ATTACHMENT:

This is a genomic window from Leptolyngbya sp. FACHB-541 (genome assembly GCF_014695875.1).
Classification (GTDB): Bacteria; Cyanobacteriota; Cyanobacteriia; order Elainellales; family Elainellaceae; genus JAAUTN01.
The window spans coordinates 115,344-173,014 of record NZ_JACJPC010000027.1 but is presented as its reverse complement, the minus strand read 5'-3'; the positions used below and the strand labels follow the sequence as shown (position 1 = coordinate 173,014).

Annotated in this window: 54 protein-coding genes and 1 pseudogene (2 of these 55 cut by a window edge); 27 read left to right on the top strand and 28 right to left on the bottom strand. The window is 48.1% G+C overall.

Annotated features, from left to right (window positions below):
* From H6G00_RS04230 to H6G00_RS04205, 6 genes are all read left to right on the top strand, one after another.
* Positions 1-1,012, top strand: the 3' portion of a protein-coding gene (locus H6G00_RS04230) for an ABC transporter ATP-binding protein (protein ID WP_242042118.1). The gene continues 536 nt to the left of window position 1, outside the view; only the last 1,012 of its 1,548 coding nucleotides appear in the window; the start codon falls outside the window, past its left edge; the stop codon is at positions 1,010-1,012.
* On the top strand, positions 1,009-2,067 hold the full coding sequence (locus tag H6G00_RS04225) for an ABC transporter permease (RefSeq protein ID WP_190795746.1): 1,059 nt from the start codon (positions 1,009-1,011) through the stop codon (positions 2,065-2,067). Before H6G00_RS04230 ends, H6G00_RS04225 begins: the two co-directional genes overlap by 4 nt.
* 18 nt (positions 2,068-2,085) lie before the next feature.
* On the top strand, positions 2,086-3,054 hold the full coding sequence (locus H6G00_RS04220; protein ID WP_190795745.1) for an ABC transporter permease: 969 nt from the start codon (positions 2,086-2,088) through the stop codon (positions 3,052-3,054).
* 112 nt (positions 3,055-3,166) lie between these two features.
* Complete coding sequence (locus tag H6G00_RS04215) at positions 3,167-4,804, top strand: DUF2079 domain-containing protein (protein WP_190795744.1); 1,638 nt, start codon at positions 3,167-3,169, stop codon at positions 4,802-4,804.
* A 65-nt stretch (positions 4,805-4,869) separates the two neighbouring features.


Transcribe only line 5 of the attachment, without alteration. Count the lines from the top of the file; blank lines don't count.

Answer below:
Annotated features, from left to right (window positions below):